IAG chief executive Willie Walsh points out the turnaround in Spanish airline Iberia, which was a drag on IAG from 2011 until the summer. "These are fantastic results, particularly the performance in Iberia, which I think has been a concern for a lot of people over the past few years", he tells BBC News. Iberia made an operating profit of €50m in 2014 compared to an operating loss of €166m the year before.

     
  2.  
    07:48: Lloyds Banking Group

    The bank has now written to owners of 2.7 million past PPI policies inviting them to lodge a claim. That is one reason why it is expecting a further 600,000 fresh claims this coming year.

     
  3.  
    07:42: Lloyds Banking Group
    Lloyds logo

    How much in total has the PPI scandal cost the bank in the past few years? An truly extraordinary £12bn. Not all of that is compensation. The administrative costs of sorting out the payments have been expensive too.

     
  4.  
    07:30: IAG results
    British Airways planes

    IAG raised its 2015 profit forecast by over 20% to 2.2bn euros for 2015, compared to the 1.8 billion euros it had said it was targeting. It says it has been helped by lower fuel costs. It expects to increase its capacity as well.

     
  5.  
    07:27: Lloyds Banking Group

    The bank has had to set aside another £2.2bn to cover the continued cost of repaying customers who were mis-sold payment protection insurance (PPI). That was on top of the £3.1bn the year before.

     
  6.  
    07:21: Lloyds Banking Group
    Antonio Horta-Osorio

    The massive payment to chief executive Antonio Horta-Osorio includes £1m in basic pay and an £800,000 bonus. The rest of the £11m comes from the payout of a "long term incentive plan" which gives him shares in the bank as a reward for steering it out of near insolvency.

     
  7.  
    07:19: IAG results

    Meanwhile, IAG's operating profit for the year to 31 December 2014 is £1.03bn, a 95.3% jump on the previous year.

     
  8.  
    07:15: Via Twitter Kamal Ahmed BBC business editor

    tweets: Breaking: Lloyds CEO Antonio Horta-Osorio total remuneration package will total £11m after shares rise by 193% since 2012.

     
  9.  
    07:10: IAG results

    British Airways owner IAG made a profit before tax from continuing operations of £828m, it says.

     
  10.  
    07:06: Lloyds Banking Group

    The dividend will be 0.75p per share, totalling £535m, which will go to three million shareholders. And that means £130m goes to the government.

     
  11.  
    07:02: Lloyds Banking Group

    The annual results are out. It has announced pre-tax profits of £1.8bn - up from £415m a year ago - and will indeed resume paying a dividend to shareholders.

     
  12.  
    06:50: Lloyds Banking Group BBC Radio 4

    William Wright of capital markets think-tank New Financial tells the Today programme that it was turning out to be a turbulent week for banks: "We've seen continued tax scandals at HSBC, continued restructuring at RBS, all change at the top of Standard Chartered - next week no doubt with Barclays we are going to see more restructuring."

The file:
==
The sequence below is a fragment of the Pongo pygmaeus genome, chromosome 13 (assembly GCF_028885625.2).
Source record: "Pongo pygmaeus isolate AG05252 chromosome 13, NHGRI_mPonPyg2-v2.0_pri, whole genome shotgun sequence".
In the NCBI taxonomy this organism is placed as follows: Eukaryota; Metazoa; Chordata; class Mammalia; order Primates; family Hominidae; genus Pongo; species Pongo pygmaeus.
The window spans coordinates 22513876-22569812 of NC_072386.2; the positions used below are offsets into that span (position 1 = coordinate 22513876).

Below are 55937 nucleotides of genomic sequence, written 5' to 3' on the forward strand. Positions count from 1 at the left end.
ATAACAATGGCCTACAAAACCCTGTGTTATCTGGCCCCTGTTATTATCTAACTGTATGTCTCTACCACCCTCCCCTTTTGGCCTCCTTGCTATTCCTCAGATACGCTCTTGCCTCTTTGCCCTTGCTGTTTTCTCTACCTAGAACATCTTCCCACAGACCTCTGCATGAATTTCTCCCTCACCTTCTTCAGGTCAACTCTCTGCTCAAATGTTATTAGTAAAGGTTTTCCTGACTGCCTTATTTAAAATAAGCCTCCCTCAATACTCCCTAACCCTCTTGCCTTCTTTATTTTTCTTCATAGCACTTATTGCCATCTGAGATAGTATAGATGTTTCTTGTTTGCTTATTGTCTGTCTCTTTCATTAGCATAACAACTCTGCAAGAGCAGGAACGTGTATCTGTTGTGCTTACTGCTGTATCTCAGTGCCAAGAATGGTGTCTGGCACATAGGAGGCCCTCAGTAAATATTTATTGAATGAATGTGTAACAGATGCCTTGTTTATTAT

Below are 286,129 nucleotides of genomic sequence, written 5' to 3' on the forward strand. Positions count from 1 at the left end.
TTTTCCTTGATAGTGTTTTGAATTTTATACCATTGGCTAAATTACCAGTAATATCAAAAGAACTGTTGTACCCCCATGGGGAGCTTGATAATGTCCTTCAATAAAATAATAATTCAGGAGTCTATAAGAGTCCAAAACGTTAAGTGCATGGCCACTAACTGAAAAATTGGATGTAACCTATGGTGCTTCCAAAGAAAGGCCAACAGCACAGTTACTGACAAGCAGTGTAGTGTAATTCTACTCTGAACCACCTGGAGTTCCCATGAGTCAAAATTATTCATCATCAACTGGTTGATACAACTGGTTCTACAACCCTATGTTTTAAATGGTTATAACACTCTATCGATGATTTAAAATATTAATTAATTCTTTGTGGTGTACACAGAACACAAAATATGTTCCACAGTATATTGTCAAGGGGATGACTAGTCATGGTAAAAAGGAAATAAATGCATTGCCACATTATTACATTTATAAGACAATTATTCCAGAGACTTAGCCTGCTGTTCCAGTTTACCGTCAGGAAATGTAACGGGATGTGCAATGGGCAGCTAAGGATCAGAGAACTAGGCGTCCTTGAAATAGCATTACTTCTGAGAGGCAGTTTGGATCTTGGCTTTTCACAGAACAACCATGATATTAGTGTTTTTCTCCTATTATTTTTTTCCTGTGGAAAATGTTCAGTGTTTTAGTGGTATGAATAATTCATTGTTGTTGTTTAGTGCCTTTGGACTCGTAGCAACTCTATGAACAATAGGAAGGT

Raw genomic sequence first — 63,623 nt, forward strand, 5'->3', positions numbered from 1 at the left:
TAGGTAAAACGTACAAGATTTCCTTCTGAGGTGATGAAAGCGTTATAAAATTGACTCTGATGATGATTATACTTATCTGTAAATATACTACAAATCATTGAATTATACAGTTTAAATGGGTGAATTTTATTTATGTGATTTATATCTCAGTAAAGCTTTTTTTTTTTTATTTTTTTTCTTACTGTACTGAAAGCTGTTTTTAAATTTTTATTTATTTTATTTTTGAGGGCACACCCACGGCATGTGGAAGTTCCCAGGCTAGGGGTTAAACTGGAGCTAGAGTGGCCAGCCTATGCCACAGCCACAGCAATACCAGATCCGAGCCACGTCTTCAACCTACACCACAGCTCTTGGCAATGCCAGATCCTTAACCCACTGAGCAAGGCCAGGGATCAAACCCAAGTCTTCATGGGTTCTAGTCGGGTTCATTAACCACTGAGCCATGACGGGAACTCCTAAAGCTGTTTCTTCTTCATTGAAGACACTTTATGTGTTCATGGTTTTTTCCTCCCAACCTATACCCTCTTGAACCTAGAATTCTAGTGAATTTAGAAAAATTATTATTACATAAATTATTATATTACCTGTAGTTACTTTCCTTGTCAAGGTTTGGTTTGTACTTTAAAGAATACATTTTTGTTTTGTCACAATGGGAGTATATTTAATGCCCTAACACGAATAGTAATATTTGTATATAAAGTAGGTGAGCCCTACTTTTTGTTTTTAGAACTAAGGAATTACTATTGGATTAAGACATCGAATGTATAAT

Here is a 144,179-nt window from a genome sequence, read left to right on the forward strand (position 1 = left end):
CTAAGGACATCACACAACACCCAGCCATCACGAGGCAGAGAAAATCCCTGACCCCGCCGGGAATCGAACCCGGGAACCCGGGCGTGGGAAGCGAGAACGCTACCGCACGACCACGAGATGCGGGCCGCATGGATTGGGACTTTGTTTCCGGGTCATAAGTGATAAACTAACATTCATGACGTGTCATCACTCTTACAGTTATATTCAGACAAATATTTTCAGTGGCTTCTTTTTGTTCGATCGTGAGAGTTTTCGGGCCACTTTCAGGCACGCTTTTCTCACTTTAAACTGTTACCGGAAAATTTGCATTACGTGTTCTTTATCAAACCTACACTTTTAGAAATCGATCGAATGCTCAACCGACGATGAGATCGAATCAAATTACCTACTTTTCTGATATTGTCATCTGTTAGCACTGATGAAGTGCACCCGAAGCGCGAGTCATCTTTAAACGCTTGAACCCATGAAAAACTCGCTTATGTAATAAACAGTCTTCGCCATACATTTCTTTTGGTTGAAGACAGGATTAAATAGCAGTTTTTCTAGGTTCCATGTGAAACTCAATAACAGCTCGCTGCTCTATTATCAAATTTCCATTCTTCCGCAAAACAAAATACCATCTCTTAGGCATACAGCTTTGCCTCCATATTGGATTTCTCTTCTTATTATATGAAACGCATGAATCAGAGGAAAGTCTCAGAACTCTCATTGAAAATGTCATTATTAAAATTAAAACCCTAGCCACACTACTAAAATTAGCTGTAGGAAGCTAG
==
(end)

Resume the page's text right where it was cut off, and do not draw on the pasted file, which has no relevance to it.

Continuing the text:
13.  
    06:41: Rising rents
    Houses

    Demand for rental properties is still driving up rents in the private sector. So says Sequence, a network of 300 letting agencies. It reckons that the average monthly rent outside London rose by 5% in the past year - and in London by 7%. "Large cities in particular are seeing a lot of activity as employment increases," it says.

     
  14.  
    06:28: Lloyds Banking Group Radio 5 live
    Lloyds Bank bank branch

    Lloyds is expected to announce profits of around £2bn, but banking analyst Alex Potter tells Wake Up to Money that the dividend resuming is the real indicator for a return to health. "Actually, an awful lot of [investment] funds haven't been able to buy Lloyds shares at all while they haven't been paying a dividend, so, actually just the allowance of those potential shareholders onto the [share] register again is going to be a pretty good thing."

     
  15.  
    06:19: Pension tax relief

    Will Labour suggest cutting pension tax relief for high earners? It seems this may be proposed by Ed Miliband when he speaks later today on how Labour might cut university tuition fees.

     
  16.  
    06:09: IAG results Radio 5 live
    British Airways plane

    We should look forward to hearing strong results for British Airways owner IAG, according to aviation consultant John Strickland. "We should expect to hear a big jump in profitability", he says on Wake up to Money, because the firm is "in a very solid state".

     
  17.  
    06:00: Ian Pollock Business reporter, BBC News

    Good morning. It's Friday. Always a good day as far as I'm concerned. Oh, and the Land Registry's house price figures for England and Wales will be out later this morning.

     
  18.  
    06:00: Good morning Tom Espiner Business reporter

    Some interesting stories coming up today. Expect full year results from Lloyds Banking Group, which is expected to resume paying a dividend to shareholders for the first time since the financial crisis in 2008. British Airways owner IAG is to post its full year results too.

     

Features

Try our new site and tell us what you think. Learn more
Take me there

Copyright © 2015 BBC. The BBC is not responsible for the content of external sites. Read more.

This page is best viewed in an up-to-date web browser with style sheets (CSS) enabled. While you will be able to view the content of this page in your current browser, you will not be able to get the full visual experience. Please consider upgrading your browser software or enabling style sheets (CSS) if you are able to do so.